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STORM YOUR THEATRES

11 December 2004

THE INCREDIBLES.

It's so good to finally lounge in the prospect of there being a cinematographic masterpiece that WON'T be cast into oblivion because the public is too frightened of it. It's such a relief that no matter what I say or do; no matter how much publicity anyone generates; this movie is a hit. On its own merits. The public is seeing this one. The mainstream is devouring it alive. And everyone loves it. Whether they do so with the sheer appreciation of the artist like I do -I don't give a nilly. I just know that this is one of these rare occasions that I have no regrets of jumping into the crowd of mad fanpeople and just ride the wave of ecstacy about seeing one of the best [animated] movies ever.

This is, of course, highly subjective. You may like The Incredibles, but not regard its perusal as a momentous event. To me, however, the latest Pixar represents everything I love and hold dear in any form of entertainment. The Incredibles does a magnificent job of twisting every dial in my body, sparking every candle that could be tittilated within me. It does everything right and leaves no box unchecked. The features are all to my liking -it's as if they made the movie specifically to please me in every way. All the ingredients are there: superheroes, lush animation, witty dialogue, highly loveable characters, an original supervillain and more superb jokes and subtle parody than you can shake a stick at.

After my mild disappointment with Finding Nemo (which I thought a nice animated picture, but had my enthusiasm tempered by a few things, among them the fact that the setting and story weren't exactly my bag and the notion that everyone was so horribly delirious with it that my expectations were far too high for any children's movie to fulfill), The Incredibles managed not only to reconfirm Pixar as masters of their domain (no Seinfeld-reference intended), but to also reinvigorate every notion of what an animated movie could be. Make no mistake; this movie lauds a whole new way for the mass to finally look at animation; as something that is also apt for adults. A notion that has strangely been unimaginable for far too long.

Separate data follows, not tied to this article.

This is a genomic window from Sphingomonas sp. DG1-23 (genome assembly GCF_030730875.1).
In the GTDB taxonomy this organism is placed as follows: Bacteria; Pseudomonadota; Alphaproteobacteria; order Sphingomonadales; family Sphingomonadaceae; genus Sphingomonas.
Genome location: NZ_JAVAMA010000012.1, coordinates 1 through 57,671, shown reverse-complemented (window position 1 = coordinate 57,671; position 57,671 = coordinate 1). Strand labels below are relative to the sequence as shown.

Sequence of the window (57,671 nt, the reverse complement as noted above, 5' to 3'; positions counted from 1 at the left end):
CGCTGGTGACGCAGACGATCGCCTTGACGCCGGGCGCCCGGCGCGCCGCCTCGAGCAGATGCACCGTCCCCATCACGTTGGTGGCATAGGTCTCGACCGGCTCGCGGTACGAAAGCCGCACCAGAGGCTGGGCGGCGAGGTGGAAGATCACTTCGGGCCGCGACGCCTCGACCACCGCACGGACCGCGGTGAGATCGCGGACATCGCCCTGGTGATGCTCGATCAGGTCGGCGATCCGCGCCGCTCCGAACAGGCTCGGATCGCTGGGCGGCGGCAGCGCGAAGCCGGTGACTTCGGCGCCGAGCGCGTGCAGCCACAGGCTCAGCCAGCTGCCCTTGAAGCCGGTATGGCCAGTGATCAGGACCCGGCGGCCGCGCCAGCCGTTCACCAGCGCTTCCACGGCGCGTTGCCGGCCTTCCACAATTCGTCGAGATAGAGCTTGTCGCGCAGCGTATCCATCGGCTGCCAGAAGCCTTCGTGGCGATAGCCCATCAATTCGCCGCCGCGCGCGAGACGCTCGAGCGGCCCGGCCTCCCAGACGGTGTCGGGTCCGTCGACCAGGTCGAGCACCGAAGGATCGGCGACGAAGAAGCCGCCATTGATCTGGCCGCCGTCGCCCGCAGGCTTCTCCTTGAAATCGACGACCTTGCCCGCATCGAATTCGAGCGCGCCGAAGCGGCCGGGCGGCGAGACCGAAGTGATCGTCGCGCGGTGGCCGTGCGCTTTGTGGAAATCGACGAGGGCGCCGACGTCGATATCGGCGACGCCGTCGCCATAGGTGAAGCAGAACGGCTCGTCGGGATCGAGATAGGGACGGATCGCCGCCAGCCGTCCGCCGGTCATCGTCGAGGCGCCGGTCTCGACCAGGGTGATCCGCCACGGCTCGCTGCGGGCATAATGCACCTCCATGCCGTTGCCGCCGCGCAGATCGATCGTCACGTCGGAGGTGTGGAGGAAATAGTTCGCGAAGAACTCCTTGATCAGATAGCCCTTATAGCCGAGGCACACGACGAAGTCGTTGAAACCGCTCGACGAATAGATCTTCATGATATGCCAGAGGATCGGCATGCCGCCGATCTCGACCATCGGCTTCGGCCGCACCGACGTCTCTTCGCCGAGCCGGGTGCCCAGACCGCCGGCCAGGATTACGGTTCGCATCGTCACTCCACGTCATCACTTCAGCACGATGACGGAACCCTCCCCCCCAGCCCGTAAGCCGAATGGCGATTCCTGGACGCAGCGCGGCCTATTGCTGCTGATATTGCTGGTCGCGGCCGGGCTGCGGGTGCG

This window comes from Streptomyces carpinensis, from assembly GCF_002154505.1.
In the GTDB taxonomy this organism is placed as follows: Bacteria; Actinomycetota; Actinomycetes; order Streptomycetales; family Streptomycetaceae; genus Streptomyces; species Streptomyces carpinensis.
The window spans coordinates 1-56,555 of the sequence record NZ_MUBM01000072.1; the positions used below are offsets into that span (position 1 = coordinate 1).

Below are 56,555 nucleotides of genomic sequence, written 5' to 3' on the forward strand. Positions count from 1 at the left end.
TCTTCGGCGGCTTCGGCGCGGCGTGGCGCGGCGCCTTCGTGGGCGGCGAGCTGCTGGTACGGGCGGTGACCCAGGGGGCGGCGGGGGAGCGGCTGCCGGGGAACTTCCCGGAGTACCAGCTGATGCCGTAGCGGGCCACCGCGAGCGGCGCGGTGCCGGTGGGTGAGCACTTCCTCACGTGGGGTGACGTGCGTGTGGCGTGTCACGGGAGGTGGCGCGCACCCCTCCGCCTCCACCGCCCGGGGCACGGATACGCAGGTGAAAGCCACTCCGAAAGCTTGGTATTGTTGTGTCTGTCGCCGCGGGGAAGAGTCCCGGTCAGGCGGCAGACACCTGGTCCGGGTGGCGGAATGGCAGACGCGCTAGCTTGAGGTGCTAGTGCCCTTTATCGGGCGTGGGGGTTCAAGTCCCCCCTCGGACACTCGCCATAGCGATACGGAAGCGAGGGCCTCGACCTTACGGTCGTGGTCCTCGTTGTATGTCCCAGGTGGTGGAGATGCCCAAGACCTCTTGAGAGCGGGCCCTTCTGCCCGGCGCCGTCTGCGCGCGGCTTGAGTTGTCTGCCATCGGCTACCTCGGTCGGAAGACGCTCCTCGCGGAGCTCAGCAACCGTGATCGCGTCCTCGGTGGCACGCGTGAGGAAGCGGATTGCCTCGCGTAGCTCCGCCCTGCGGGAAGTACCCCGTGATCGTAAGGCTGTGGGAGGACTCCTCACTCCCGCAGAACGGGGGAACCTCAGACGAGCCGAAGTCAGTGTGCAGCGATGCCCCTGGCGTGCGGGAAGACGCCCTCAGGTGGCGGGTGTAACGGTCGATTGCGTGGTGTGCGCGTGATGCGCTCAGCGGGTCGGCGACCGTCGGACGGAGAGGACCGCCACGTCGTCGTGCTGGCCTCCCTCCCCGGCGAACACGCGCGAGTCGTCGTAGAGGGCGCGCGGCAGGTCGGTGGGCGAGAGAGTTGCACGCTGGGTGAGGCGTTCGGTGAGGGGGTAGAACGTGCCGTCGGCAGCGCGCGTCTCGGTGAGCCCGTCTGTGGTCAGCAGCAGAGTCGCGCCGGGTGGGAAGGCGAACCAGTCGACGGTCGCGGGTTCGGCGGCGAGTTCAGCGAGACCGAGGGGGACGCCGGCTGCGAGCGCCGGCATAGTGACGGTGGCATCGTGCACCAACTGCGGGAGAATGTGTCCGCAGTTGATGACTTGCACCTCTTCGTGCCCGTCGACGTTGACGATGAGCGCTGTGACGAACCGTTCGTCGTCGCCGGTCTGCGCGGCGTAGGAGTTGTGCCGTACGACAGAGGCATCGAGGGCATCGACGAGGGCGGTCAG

The Incredibles also served to inspire me, and I imagine legions of other aspiring animators and artists, to come closer to the understanding of the true power of animation. In the face of how society looks at 'cartoons', even we sometimes forget what this neglected form of valid art can look like. A movie such as this makes us remember and nudges us to philosophize and recalibrate, and above all: want to make damn good animation such as this!

Artist's influence aside, the movie is also just stupendously good. More alive and realistic than any Polar Express can be; funnier and far more nuanced in its humour and parody than any Shrek, with all its blatant single-layered spoofing,
can ever hope to aspire to. And above all; showing a human tale of such delicateness and timeless quality that one can only ask oneself what all those Hollywood bums have been doing all these decades.

Pixar rules, Brad Bird rules (he already receives plentiful kudos for The Iron Giant, but this one makes their number explode through the roof), and the Supers rule. And Violet, Violet rules the most, for being the first polygon character that made me develop a crush on.

Roderick.